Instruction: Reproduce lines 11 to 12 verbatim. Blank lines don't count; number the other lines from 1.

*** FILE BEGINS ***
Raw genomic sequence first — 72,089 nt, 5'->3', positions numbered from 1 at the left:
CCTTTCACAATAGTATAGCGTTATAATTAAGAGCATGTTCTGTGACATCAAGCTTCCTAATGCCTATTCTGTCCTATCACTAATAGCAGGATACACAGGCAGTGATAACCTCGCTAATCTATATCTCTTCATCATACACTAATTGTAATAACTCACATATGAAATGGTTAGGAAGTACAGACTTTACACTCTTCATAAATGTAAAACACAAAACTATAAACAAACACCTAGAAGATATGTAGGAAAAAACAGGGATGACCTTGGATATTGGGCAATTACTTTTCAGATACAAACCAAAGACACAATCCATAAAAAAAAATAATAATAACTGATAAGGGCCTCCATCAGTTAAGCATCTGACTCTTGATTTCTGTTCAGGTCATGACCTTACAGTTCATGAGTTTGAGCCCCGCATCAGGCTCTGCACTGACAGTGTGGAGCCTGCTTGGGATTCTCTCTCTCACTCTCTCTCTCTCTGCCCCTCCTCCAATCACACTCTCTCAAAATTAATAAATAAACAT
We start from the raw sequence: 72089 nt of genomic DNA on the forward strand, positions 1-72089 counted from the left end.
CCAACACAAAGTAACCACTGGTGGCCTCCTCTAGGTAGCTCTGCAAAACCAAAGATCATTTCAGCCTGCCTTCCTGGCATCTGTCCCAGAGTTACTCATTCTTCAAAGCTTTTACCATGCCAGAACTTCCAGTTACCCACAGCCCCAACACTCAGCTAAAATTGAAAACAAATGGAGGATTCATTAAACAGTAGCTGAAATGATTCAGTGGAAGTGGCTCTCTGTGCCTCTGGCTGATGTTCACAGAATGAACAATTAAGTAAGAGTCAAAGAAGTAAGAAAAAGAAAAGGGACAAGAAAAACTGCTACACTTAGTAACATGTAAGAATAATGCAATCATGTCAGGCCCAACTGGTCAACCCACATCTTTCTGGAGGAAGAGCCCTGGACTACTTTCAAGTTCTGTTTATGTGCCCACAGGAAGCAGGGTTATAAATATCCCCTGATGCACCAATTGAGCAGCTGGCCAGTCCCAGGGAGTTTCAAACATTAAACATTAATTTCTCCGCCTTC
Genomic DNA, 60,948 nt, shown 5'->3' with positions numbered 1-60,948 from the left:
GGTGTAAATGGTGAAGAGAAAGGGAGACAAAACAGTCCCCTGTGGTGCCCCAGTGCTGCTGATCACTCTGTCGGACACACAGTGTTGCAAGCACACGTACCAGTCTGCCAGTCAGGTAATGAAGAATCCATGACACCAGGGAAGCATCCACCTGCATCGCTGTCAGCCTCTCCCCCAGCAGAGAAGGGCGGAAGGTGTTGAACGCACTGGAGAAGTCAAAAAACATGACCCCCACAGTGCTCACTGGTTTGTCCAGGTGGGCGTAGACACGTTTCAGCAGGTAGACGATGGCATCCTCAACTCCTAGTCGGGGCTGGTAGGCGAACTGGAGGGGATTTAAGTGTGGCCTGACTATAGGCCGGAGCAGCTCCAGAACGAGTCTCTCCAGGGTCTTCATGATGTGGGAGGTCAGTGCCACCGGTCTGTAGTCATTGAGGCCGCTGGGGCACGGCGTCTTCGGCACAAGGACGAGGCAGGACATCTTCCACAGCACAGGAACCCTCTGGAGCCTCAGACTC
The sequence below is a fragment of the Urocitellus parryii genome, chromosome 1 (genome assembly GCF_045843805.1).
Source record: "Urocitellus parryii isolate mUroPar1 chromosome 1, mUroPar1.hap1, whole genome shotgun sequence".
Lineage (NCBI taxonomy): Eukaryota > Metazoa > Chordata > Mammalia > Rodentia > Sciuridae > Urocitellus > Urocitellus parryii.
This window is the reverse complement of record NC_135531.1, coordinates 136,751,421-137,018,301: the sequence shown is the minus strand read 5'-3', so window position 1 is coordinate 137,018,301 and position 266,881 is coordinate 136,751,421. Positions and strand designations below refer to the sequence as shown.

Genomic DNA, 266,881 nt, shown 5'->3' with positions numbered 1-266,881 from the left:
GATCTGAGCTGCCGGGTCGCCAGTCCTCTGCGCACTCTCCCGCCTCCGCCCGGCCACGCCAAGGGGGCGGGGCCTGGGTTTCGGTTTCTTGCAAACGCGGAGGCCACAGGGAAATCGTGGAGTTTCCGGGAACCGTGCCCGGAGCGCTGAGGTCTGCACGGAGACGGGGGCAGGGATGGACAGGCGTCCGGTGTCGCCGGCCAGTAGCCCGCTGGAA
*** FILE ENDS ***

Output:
Genomic DNA, 266,881 nt, shown 5'->3' with positions numbered 1-266,881 from the left:
GATCTGAGCTGCCGGGTCGCCAGTCCTCTGCGCACTCTCCCGCCTCCGCCCGGCCACGCCAAGGGGGCGGGGCCTGGGTTTCGGTTTCTTGCAAACGCGGAGGCCACAGGGAAATCGTGGAGTTTCCGGGAACCGTGCCCGGAGCGCTGAGGTCTGCACGGAGACGGGGGCAGGGATGGACAGGCGTCCGGTGTCGCCGGCCAGTAGCCCGCTGGAA